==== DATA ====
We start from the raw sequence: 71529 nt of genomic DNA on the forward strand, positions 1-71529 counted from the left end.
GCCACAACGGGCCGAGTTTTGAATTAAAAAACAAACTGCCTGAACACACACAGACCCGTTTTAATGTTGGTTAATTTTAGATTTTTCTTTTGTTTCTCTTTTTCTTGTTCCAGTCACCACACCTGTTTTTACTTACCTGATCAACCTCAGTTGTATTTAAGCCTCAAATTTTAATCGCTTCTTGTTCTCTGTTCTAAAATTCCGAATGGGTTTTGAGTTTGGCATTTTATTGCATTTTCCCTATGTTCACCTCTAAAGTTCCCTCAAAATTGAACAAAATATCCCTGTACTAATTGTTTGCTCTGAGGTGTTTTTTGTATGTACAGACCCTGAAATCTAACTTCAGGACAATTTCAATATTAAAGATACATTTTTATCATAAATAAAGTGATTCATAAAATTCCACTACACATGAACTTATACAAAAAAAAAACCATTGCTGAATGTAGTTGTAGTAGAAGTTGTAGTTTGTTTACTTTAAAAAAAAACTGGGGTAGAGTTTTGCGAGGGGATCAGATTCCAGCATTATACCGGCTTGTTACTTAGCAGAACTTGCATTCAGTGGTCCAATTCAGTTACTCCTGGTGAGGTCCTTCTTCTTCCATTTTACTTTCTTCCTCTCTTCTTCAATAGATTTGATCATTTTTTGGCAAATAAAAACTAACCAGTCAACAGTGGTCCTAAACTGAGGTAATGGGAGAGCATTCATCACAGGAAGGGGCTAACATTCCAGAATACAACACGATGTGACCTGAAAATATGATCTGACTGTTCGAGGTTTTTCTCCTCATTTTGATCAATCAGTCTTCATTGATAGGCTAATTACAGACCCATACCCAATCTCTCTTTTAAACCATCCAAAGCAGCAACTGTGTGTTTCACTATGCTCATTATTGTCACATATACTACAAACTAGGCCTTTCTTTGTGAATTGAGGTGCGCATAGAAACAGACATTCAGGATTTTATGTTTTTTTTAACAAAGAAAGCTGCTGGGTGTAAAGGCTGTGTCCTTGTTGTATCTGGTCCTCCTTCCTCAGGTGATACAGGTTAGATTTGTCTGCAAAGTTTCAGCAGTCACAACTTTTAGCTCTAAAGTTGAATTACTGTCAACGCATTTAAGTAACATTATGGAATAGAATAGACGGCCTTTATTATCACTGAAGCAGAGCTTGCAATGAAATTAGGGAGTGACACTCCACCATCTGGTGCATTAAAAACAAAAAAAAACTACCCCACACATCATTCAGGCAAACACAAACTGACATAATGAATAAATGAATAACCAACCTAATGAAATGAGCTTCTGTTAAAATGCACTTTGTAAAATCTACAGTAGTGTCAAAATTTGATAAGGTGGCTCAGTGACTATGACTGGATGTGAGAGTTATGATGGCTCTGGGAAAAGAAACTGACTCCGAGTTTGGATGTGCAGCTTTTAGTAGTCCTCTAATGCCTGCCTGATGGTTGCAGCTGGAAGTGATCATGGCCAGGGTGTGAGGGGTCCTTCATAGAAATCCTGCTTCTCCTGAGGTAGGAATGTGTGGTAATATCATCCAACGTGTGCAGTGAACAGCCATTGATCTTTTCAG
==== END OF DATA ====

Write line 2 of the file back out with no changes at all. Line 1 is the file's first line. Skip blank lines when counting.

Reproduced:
GCCACAACGGGCCGAGTTTTGAATTAAAAAACAAACTGCCTGAACACACACAGACCCGTTTTAATGTTGGTTAATTTTAGATTTTTCTTTTGTTTCTCTTTTTCTTGTTCCAGTCACCACACCTGTTTTTACTTACCTGATCAACCTCAGTTGTATTTAAGCCTCAAATTTTAATCGCTTCTTGTTCTCTGTTCTAAAATTCCGAATGGGTTTTGAGTTTGGCATTTTATTGCATTTTCCCTATGTTCACCTCTAAAGTTCCCTCAAAATTGAACAAAATATCCCTGTACTAATTGTTTGCTCTGAGGTGTTTTTTGTATGTACAGACCCTGAAATCTAACTTCAGGACAATTTCAATATTAAAGATACATTTTTATCATAAATAAAGTGATTCATAAAATTCCACTACACATGAACTTATACAAAAAAAAAACCATTGCTGAATGTAGTTGTAGTAGAAGTTGTAGTTTGTTTACTTTAAAAAAAAACTGGGGTAGAGTTTTGCGAGGGGATCAGATTCCAGCATTATACCGGCTTGTTACTTAGCAGAACTTGCATTCAGTGGTCCAATTCAGTTACTCCTGGTGAGGTCCTTCTTCTTCCATTTTACTTTCTTCCTCTCTTCTTCAATAGATTTGATCATTTTTTGGCAAATAAAAACTAACCAGTCAACAGTGGTCCTAAACTGAGGTAATGGGAGAGCATTCATCACAGGAAGGGGCTAACATTCCAGAATACAACACGATGTGACCTGAAAATATGATCTGACTGTTCGAGGTTTTTCTCCTCATTTTGATCAATCAGTCTTCATTGATAGGCTAATTACAGACCCATACCCAATCTCTCTTTTAAACCATCCAAAGCAGCAACTGTGTGTTTCACTATGCTCATTATTGTCACATATACTACAAACTAGGCCTTTCTTTGTGAATTGAGGTGCGCATAGAAACAGACATTCAGGATTTTATGTTTTTTTTAACAAAGAAAGCTGCTGGGTGTAAAGGCTGTGTCCTTGTTGTATCTGGTCCTCCTTCCTCAGGTGATACAGGTTAGATTTGTCTGCAAAGTTTCAGCAGTCACAACTTTTAGCTCTAAAGTTGAATTACTGTCAACGCATTTAAGTAACATTATGGAATAGAATAGACGGCCTTTATTATCACTGAAGCAGAGCTTGCAATGAAATTAGGGAGTGACACTCCACCATCTGGTGCATTAAAAACAAAAAAAAACTACCCCACACATCATTCAGGCAAACACAAACTGACATAATGAATAAATGAATAACCAACCTAATGAAATGAGCTTCTGTTAAAATGCACTTTGTAAAATCTACAGTAGTGTCAAAATTTGATAAGGTGGCTCAGTGACTATGACTGGATGTGAGAGTTATGATGGCTCTGGGAAAAGAAACTGACTCCGAGTTTGGATGTGCAGCTTTTAGTAGTCCTCTAATGCCTGCCTGATGGTTGCAGCTGGAAGTGATCATGGCCAGGGTGTGAGGGGTCCTTCATAGAAATCCTGCTTCTCCTGAGGTAGGAATGTGTGGTAATATCATCCAACGTGTGCAGTGAACAGCCATTGATCTTTTCAG